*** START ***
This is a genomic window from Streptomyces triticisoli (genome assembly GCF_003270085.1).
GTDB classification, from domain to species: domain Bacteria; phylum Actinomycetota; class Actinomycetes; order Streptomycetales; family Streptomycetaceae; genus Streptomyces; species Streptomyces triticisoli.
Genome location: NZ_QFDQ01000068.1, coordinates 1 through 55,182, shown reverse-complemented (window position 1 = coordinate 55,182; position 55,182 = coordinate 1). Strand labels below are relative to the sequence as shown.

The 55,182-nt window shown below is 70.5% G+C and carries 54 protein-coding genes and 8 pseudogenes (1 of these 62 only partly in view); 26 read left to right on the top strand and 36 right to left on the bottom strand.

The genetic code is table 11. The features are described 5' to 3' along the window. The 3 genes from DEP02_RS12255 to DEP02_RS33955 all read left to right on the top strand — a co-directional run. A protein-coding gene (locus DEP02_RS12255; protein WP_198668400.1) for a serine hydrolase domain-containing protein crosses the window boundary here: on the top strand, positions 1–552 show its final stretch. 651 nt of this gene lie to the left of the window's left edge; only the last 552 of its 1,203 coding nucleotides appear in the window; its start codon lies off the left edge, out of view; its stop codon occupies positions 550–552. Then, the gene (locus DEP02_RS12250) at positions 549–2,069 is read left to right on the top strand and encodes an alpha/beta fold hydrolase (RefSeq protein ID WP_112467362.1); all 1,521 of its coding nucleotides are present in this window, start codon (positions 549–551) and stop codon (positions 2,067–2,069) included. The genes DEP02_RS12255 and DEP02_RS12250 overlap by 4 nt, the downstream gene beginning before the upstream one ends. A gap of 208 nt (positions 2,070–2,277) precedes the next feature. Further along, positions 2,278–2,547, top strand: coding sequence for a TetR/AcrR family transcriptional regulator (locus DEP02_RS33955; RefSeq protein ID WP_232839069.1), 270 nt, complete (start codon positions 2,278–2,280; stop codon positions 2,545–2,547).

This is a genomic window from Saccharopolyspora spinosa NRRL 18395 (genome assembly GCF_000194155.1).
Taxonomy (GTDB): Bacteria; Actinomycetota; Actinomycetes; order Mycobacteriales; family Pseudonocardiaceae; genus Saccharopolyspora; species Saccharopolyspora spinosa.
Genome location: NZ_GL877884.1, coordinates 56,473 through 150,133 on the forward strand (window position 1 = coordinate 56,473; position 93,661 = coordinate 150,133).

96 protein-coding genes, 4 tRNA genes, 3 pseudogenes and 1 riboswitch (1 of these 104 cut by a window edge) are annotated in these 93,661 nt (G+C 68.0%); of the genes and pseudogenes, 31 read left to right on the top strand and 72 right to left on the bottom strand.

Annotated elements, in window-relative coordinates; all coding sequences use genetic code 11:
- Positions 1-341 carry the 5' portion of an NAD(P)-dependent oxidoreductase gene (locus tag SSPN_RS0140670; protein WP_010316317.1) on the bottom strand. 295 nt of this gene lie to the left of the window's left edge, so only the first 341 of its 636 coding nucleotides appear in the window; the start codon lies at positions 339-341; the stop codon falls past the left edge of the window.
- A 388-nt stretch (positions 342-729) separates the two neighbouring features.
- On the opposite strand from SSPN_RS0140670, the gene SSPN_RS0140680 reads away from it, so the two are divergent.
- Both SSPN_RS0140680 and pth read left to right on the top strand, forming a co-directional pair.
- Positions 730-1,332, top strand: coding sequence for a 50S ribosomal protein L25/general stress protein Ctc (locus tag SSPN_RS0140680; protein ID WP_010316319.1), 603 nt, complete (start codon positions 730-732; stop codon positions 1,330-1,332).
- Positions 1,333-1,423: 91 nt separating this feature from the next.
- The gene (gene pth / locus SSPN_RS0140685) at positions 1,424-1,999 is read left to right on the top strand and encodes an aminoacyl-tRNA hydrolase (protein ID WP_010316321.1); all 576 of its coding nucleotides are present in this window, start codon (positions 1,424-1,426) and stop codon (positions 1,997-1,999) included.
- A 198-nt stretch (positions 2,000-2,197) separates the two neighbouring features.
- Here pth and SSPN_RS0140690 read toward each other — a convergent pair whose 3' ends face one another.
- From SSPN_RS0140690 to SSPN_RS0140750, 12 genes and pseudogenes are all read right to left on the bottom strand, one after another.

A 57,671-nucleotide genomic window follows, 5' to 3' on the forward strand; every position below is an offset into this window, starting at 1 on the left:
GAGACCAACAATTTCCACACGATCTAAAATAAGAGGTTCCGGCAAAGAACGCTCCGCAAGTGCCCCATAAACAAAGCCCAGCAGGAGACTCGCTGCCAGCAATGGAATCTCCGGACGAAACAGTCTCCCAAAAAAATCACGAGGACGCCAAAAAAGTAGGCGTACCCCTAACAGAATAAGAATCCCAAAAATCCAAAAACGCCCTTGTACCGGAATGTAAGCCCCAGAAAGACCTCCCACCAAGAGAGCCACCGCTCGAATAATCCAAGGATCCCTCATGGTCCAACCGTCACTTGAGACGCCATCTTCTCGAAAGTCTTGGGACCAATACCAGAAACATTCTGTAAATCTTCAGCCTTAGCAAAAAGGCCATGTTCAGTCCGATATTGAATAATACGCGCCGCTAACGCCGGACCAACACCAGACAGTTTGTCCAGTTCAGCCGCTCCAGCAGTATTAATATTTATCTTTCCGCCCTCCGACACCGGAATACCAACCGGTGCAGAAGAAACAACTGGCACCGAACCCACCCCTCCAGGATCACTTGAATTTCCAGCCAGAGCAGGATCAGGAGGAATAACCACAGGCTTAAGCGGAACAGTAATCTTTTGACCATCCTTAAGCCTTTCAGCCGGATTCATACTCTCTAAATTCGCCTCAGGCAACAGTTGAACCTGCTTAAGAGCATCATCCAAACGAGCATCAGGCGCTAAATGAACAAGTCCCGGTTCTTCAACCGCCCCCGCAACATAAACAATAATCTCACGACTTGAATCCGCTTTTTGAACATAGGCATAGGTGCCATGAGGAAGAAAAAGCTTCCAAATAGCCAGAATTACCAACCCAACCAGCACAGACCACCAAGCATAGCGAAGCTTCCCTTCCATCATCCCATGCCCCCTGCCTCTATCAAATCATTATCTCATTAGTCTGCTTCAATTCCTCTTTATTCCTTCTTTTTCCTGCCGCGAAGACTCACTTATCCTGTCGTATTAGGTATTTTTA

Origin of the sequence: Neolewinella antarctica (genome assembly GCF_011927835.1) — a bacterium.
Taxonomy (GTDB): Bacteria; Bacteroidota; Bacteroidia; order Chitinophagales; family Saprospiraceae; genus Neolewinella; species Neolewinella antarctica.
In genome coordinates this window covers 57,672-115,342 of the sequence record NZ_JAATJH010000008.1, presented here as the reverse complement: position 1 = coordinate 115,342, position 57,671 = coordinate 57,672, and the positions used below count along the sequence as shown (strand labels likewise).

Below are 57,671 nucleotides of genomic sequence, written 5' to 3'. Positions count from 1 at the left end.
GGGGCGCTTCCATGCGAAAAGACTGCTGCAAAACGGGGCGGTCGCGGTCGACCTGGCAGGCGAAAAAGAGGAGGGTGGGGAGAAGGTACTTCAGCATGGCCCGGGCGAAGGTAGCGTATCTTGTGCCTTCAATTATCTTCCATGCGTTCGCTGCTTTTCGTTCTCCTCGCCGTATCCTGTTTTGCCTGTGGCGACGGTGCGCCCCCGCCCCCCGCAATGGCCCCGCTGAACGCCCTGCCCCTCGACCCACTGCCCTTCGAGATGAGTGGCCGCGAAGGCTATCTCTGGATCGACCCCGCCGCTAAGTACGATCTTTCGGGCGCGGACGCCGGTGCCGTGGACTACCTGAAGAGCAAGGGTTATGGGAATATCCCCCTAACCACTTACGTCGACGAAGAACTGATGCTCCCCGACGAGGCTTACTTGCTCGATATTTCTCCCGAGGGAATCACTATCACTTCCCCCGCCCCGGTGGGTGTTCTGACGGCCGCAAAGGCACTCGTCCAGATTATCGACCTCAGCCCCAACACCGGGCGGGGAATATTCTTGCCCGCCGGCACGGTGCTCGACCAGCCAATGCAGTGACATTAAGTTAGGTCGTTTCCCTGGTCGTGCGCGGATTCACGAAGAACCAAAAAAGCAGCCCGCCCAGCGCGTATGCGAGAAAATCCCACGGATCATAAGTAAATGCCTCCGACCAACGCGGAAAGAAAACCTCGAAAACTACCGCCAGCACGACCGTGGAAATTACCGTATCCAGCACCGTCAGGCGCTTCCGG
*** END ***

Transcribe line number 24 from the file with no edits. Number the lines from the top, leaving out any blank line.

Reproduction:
Taxonomy (GTDB): Bacteria; Bacteroidota; Bacteroidia; order Chitinophagales; family Saprospiraceae; genus Neolewinella; species Neolewinella antarctica.